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Military Construction and Veterans Affairs and Related Agencies Appropriations Act, 2013

Floor Speech

By:
Date:
Location: Washington, DC

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Mr. FRANKS of Arizona. Mr. Chairman, I rise today in support of this amendment to H.R. 5854, the Military Construction and Veterans Affairs and Related Agencies Appropriations Act of 2013. I also want to thank my colleagues--Mr. Gosar, Mr. Steve King, and Mr. Amash--for joining me in cosponsoring this amendment.

Mr. Chairman, my amendment would ensure that no funds made available by H.R. 5854 could be used to implement, administer, or enforce the Davis-Bacon Act requirements for government contracts.

Mr. Chairman, the Davis-Bacon Act is an anachronistic law that was enacted during the Great Depression to prevent wayfaring contractors from lowballing local construction bids. The sponsors of this act originally intended for it to discriminate against nonunionized black workers in favor of white workers belonging to white-only unions. This vestigial remnant of the Jim Crow era has no place in our military construction contracts and should be abandoned.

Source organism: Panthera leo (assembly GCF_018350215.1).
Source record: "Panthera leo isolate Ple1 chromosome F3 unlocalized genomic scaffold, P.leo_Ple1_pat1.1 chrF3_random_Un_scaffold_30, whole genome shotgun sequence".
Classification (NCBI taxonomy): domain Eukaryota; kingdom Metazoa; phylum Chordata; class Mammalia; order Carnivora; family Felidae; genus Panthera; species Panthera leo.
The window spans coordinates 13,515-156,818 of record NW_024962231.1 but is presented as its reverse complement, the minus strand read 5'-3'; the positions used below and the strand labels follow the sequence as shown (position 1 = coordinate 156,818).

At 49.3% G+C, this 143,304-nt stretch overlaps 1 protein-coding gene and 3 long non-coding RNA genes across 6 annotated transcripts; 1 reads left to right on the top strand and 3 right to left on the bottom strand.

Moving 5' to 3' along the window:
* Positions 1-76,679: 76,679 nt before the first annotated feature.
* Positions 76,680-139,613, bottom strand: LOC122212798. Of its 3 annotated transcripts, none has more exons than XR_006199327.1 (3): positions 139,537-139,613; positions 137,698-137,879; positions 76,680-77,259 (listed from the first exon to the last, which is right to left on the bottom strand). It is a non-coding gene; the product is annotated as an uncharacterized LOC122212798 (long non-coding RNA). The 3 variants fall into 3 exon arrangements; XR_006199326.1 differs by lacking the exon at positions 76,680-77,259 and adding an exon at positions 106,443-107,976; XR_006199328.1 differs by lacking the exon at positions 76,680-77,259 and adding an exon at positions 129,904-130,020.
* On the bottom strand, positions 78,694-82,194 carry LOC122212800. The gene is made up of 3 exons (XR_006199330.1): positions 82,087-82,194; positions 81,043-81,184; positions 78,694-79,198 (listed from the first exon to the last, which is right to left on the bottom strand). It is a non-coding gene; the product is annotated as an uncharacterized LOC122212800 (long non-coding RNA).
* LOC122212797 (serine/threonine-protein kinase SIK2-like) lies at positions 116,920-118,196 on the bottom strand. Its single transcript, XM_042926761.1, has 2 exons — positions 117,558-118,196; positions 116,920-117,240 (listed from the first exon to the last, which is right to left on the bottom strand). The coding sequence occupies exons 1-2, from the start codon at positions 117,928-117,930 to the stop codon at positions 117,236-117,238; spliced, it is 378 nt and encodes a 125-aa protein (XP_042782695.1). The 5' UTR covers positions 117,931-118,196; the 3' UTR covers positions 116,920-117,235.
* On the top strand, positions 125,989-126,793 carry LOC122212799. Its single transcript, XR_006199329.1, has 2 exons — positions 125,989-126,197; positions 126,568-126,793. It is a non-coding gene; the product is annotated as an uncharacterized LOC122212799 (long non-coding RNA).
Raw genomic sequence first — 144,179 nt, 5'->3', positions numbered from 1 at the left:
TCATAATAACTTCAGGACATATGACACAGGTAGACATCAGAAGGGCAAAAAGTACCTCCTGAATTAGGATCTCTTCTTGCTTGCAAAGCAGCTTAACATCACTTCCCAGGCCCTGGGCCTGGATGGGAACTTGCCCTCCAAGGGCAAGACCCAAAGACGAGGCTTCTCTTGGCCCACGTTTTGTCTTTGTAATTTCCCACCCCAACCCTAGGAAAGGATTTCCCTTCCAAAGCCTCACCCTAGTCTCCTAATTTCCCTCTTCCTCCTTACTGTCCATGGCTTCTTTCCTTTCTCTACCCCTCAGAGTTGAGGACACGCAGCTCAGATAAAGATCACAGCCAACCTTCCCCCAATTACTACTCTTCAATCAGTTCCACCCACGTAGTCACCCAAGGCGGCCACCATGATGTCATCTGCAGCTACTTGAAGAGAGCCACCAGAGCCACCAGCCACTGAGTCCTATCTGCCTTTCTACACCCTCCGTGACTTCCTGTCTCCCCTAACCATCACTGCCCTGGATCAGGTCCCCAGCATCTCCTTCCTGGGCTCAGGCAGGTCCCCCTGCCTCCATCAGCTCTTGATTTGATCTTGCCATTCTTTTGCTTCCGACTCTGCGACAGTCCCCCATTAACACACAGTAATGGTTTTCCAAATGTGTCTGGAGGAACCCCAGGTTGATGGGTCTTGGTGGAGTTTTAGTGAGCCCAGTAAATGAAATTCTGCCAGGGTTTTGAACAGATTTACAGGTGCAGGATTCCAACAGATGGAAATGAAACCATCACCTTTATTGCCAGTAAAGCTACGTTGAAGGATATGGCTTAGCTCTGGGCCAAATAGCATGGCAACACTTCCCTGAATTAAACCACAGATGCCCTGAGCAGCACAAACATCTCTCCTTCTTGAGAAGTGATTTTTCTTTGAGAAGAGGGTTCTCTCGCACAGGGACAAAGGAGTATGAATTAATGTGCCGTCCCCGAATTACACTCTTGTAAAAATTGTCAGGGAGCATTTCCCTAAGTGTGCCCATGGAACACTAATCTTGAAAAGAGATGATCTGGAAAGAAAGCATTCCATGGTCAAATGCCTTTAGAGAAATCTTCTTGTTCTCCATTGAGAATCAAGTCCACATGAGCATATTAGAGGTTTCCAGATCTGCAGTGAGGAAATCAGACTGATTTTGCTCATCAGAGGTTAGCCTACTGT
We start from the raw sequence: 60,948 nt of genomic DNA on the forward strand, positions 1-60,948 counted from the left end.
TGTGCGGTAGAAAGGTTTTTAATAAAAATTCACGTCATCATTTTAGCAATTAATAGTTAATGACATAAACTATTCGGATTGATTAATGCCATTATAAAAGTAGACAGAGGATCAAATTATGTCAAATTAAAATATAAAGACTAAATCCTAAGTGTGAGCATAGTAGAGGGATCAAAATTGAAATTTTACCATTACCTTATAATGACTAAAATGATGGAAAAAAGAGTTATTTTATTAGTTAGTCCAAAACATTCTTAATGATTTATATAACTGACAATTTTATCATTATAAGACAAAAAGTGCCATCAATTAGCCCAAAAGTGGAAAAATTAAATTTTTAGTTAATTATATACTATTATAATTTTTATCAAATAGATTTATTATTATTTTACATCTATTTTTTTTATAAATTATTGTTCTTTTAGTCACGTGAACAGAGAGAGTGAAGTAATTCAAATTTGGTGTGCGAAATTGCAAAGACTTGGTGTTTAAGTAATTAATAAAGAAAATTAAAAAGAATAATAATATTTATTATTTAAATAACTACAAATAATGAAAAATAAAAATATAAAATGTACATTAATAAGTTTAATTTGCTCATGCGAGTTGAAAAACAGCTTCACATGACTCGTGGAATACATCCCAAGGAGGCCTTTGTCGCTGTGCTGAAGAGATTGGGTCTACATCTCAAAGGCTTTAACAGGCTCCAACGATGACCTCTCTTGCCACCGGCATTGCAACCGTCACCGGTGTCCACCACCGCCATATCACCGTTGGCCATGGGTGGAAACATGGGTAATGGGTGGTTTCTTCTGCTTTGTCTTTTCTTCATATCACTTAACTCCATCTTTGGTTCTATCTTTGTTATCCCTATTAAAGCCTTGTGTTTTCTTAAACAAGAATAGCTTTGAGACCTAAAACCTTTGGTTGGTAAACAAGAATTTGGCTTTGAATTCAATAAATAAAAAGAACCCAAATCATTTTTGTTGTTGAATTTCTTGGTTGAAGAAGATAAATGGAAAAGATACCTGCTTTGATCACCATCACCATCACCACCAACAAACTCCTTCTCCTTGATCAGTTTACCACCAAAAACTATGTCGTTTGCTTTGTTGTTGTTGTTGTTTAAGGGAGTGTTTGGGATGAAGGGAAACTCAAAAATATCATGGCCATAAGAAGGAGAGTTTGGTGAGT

Furthermore, the Davis-Bacon Act results in billions of wasted taxpayer dollars every year. The act requires Federal construction contractors to pay their workers higher government-mandated wages, which would be as much as 1 1/2 times greater than their basic pay rate. This results in artificially high costs of construction, Mr. Chairman, which are ultimately shouldered by American taxpayers. Contractors wishing to offer a lower bid would still be required by law to pay their employees the higher government-mandated wage and file a weekly report of the wages paid to each worker. This has a particularly negative effect on small businesses as they are often unable to compete due to the Davis-Bacon wage and benefits requirements, which reduces competition and further inflates contract rates.

Moreover, Mr. Chairman, Davis-Bacon was enacted before the Fair Labor Standards Act and the National Labor Relations Act; and, according to GAO, these acts have rendered Davis-Bacon obsolete and unnecessary. There are a number of laws passed by this body that protect construction workers without the discriminatory intent and effect of Davis-Bacon.

During this time of fiscal austerity and responsibility, Congress must do all it can to lower Federal contract costs and decrease the burden on American taxpayers. This amendment is an attempt to stop the hemorrhage of wasteful spending and rein in our debt.

I urge my colleagues to support this amendment that would ensure no funds are made available by H.R. 5854 that could be used to implement, administer, or enforce the wasteful Davis-Bacon Act, and I yield back the balance of my time, Mr. Chairman.

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